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When HR professionals start to think more like marketers, and vice versa
We talk about journeys a lot in marketing. Customer journeys. Candidate journeys. The thing about a journey, at least in branding terms, is that everybody needs to travel together. You can’t have one company department driving, one sitting helplessly in the passenger seat, while another jogs along beside.
Many companies are still being reactive, as opposed to proactive, in the way that they approach talent acquisition
The other thing with journeys of this kind is that often people fail to look past the bit that they’re embarked upon. Some feel they’ve reached their destination. But the journey for your customers, the journey for your recruitment, and the journey for your brand all point in the same direction.
The ultimate destination is, essentially, your bottom line.
The other day I described the fundamental reason why sales and marketing need to be on the same page to create that singular customer experience, a factor growing in stature and which is soon to surpass even product and price as a key differentiator for brands.
The candidate journey can start before your ideal candidate has even heard of you
There’s a fundamental basis for HR and marketing to join forces, and the principles are the same. The candidate journey can start before your ideal candidate has even heard of you, but it doesn’t end when they’re hired.
A recent report from Aptitude Research Partners – the Recruitment Marketing Index 2017 – rightly points out that recruitment marketing is a practice that must benefit both the candidate and the recruiter. Note the word ‘marketing’: the marketing must benefit the recruiter, ergo, the brand.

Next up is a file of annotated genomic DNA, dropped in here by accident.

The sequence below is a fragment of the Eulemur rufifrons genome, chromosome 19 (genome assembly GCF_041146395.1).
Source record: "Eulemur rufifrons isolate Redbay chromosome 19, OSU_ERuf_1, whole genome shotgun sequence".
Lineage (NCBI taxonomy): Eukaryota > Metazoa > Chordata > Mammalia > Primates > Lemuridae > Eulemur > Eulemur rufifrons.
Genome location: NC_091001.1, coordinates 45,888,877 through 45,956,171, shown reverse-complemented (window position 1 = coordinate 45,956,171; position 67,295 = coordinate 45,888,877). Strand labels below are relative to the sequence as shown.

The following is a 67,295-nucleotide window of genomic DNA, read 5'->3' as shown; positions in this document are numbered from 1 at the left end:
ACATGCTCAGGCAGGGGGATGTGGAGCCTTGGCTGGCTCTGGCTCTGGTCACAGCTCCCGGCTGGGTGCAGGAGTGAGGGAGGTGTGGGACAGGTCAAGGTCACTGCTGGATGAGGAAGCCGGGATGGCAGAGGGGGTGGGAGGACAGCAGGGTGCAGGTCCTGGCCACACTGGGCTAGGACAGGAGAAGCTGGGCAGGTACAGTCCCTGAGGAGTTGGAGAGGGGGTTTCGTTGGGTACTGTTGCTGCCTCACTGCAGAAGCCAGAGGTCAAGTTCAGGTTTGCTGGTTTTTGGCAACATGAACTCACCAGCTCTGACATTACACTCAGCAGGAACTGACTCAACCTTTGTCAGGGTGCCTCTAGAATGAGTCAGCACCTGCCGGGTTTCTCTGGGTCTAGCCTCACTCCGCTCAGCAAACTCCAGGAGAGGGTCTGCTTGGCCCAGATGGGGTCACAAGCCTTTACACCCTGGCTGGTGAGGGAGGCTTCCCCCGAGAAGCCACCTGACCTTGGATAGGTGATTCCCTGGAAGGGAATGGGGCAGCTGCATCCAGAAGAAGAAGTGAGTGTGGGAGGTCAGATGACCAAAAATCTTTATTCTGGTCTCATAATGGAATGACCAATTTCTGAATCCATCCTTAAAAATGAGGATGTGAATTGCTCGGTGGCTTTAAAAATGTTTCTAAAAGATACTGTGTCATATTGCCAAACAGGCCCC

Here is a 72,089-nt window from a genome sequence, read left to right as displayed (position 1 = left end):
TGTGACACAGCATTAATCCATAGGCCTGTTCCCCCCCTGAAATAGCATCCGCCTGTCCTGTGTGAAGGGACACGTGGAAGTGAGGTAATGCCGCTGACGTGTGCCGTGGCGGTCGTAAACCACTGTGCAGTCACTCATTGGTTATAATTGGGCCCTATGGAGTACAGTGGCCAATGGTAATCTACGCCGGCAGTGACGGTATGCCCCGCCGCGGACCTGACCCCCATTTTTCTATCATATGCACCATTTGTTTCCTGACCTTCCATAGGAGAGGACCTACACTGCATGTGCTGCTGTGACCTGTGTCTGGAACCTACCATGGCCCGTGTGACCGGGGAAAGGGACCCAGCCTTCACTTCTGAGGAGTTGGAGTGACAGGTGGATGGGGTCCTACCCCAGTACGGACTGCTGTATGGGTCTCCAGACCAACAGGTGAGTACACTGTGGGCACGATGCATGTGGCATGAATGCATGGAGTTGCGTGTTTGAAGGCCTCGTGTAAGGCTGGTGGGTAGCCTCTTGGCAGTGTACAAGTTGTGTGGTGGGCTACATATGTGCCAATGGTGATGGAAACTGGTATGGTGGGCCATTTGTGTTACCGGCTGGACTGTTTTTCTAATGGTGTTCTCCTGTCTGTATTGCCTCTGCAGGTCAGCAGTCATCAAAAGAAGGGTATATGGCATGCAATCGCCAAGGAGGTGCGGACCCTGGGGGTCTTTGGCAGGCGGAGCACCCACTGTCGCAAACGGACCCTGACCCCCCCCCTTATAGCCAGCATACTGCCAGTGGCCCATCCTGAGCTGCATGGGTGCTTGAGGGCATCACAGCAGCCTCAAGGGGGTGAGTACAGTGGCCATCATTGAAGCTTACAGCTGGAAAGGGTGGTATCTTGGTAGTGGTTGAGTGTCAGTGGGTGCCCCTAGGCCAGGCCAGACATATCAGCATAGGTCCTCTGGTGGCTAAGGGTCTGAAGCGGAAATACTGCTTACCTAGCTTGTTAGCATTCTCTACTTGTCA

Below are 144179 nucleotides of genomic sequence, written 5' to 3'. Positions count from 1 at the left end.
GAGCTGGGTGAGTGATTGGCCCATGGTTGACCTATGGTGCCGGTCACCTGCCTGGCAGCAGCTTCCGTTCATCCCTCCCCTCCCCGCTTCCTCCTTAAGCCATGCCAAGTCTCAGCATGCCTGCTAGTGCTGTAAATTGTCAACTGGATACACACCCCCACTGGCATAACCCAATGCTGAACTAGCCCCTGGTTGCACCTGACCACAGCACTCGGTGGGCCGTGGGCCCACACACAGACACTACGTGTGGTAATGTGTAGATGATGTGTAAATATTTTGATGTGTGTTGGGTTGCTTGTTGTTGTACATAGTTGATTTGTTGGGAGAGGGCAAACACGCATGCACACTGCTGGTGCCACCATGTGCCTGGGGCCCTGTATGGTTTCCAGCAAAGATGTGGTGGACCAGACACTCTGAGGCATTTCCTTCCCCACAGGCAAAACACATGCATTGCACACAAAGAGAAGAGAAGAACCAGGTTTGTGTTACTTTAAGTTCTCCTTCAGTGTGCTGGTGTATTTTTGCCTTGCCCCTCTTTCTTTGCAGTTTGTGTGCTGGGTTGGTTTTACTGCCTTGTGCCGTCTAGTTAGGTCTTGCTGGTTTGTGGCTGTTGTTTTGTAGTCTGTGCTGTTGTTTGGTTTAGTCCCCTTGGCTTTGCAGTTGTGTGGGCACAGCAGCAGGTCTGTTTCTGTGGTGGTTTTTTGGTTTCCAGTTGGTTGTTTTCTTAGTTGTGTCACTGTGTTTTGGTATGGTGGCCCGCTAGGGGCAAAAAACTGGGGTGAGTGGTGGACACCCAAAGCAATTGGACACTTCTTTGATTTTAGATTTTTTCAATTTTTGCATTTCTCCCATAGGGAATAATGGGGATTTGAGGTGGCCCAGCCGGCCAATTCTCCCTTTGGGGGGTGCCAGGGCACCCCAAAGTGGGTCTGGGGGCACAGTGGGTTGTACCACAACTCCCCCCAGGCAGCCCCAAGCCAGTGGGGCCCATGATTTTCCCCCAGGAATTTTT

This can be quite hard to visualise in real terms. It’s one of the reasons why many companies are still being reactive, as opposed to proactive, in the way that they approach talent acquisition. Essentially, these firms put out an advert, cross their fingers, and hope the best people respond to it.
Four out of ten companies, according McKinsey & Co, that are planning to hire next year say they have had unfilled job openings for six months or over because they can’t find the right people. Far too often, the reason is that the recruitment process starts and ends with the application.
Thinking ahead, and being aware of what’s required to achieve hiring objectives, is key. It all needs to happen a great deal earlier; that’s why seven out of 10 companies are cosying up with recruitment marketing partners. Recruiters need to start thinking like marketers, and the primary area for this is in the candidate experience.
First, it’s worth pointing out that opportunity is still ripe in the mid-market. Many larger organisations are investing in recruitment marketing and new technologies to that effect, but lower down the investment dwindles a little; quite simply, there isn’t yet that same faith in its effectiveness.
The cost of investing in recruitment marketing is justified
However, it’s only a matter of time before agencies and Go to the full article.
Source:: Business 2 Community